The Christian Bible is divided up into two major sections. If you have a full sized Bible, you’ll find right before the book of Genesis a page that says “The Old Testament.” Then right after the book of Malachi and before the book of Matthew you’ll find a page that says “The New Testament.” I want you to do something for me. I want to you rip out the page that says “The New Testament” because it’s in the wrong spot of your Bible. It doesn’t belong there and it’s causing great confusion to many Christians.
Now, I’m (mostly) joking about ripping pages out of your Bible, but I want to make a clear point about when the Old Testament (or Old Covenant) ended and when the New Testament (or New Covenant) started. If you get this wrong you’ll be all kinds of confused when reading through the Bible, especially the Gospels.
The Old Covenant
The Old Covenant was an agreement that God made with the people of Israel through Moses on Mount Sinai. It was a covenant of works that promised blessing to the Jews if they kept the laws of the covenant.
Now therefore, if you will indeed obey My voice and keep My covenant, then you shall be a special treasure to Me above all people; for all the earth is Mine. And you shall be to Me a kingdom of priests and a holy nation. Exodus 19:5–6
That covenant went into effect when Moses came down that terrible mountain with tablets of stone and it continued on for hundreds of years.
The New Covenant
Eventually, the prophet Jeremiah prophesied about a New Covenant God would establish with the divided nations of Israel and Judah. It would be different from the Old Covenant established during the Exodus from Egypt.
"Behold, the days are coming, says the LORD, when I will make a new covenant with the house of Israel and with the house of Judah— not according to the covenant that I made with their fathers in the day that I took them by the hand to lead them out of the land of Egypt, My covenant which they broke, though I was a husband to them, says the LORD. Jeremiah 31:31–32
The Old Covenant would eventually end, but not until the advent of the New Covenant that was meant to replace it. The Bible tells us exactly when the New Covenant was established.
For this is My blood of the new covenant, which is shed for many for the remission of sins. Matthew 26:28
During the last supper, Jesus told His 12 disciples that this new covenant would be established in His blood. What that means is that the Old Covenant, the Law of Moses remained in effect throughout the entire earthly ministry of Jesus.
Jesus taught the Old Covenant, not the New
Many Christians believe (usually unwittingly) that Jesus taught under the New Covenant. It makes sense right? The gospel accounts are found in the New Testament, so He must have been teaching the New Covenant. But let’s look a bit more closely at what Jesus Himself actually says about that.
"Do not think that I came to destroy the Law or the Prophets. I did not come to destroy but to fulfill. For assuredly, I say to you, till heaven and earth pass away, one jot or one tittle will by no means pass from the law till all is fulfilled. Whoever therefore breaks one of the least of these commandments, and teaches men so, shall be called least in the kingdom of heaven; but whoever does and teaches them, he shall be called great in the kingdom of heaven. Matthew 5:17–19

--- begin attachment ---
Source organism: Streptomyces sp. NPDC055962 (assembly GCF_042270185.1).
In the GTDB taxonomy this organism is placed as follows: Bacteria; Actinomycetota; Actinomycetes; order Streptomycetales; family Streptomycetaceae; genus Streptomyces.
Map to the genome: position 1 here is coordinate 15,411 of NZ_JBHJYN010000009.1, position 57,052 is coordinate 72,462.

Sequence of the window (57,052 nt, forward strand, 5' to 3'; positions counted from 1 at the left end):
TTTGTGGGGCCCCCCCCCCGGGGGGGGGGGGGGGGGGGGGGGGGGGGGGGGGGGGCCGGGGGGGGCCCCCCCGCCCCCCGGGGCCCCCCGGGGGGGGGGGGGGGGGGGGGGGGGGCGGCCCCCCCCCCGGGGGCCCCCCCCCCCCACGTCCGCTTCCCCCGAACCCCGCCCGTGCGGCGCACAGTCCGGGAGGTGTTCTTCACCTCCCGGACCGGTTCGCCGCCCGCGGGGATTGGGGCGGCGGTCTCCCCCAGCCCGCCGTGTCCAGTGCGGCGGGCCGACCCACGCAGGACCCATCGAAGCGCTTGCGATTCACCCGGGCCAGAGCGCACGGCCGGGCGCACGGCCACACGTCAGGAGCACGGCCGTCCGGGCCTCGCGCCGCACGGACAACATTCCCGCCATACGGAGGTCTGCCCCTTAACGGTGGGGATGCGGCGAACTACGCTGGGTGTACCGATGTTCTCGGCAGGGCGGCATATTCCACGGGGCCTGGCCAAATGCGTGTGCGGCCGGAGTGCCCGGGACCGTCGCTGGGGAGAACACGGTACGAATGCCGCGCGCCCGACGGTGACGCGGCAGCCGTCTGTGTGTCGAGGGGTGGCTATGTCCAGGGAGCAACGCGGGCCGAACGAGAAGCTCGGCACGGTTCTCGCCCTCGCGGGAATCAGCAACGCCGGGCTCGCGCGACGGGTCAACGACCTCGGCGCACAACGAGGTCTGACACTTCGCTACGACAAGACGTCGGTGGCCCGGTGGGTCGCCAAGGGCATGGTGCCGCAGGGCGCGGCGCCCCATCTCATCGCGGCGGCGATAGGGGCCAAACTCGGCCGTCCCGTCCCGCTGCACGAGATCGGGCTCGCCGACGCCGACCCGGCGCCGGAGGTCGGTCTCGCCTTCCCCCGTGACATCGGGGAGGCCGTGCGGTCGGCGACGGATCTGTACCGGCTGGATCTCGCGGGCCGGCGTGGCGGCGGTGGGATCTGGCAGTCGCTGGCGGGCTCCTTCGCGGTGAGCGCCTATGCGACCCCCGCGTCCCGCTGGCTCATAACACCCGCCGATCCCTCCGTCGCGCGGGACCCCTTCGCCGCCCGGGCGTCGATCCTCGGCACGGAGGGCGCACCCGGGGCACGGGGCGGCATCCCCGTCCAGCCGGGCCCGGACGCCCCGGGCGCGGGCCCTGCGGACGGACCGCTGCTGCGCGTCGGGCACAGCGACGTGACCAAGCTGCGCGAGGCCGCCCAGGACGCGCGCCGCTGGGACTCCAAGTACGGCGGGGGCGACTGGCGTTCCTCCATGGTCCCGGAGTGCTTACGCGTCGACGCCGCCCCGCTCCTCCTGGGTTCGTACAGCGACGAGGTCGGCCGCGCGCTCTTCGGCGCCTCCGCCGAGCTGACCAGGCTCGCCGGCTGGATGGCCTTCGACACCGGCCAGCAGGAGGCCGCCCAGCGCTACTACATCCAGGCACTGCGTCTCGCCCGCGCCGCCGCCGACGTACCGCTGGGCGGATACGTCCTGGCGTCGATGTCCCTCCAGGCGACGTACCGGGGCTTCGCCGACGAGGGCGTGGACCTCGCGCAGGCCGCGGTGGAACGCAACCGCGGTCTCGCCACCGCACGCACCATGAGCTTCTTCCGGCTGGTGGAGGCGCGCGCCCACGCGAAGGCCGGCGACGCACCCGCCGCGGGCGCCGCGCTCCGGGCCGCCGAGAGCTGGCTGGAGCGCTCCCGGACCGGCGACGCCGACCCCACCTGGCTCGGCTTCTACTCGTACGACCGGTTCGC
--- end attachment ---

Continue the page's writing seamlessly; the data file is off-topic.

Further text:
Jesus did not destroy or in any way undermine the Law of Moses or the Prophets. In fact, He says that He came to fulfill the Law, to keep it in full. He warned them to keep even the least of the commandments of Moses.
During His ministry on earth, Jesus only ever upheld the Law as an obligation for every Jew. He rebuked leaders who would keep the minor parts of the law like paying tithes on their small herb gardens, yet neglecting the weighty matters of the law like justice.
"Woe to you, scribes and Pharisees, hypocrites! For you pay tithe of mint and anise and cummin, and have neglected the weightier matters of the law: justice and mercy and faith. These you ought to have done, without leaving the others undone. Matthew 23:23
When you understand that Jesus taught His audience to keep the Old Covenant, that changes everything. When we read about the things that Jesus did and the things He taught, we can have a better perspective on where He was coming from.
As New Testament Christians, we rightly read the Old Testament in light of the New, understanding that the commandments given to the Jews are not always directly applicable to us as blood-bought believers. Yet, we should be careful to do that same thing when we read the Gospels, since they are not the beginning of the New Testament, but are the conclusion of the Old Testament.
For they [Jews continuing to follow the Law of Moses] being ignorant of God's righteousness, and seeking to establish their own righteousness, have not submitted to the righteousness of God. For Christ is the end of the law for righteousness to everyone who believes. Romans 10:3-4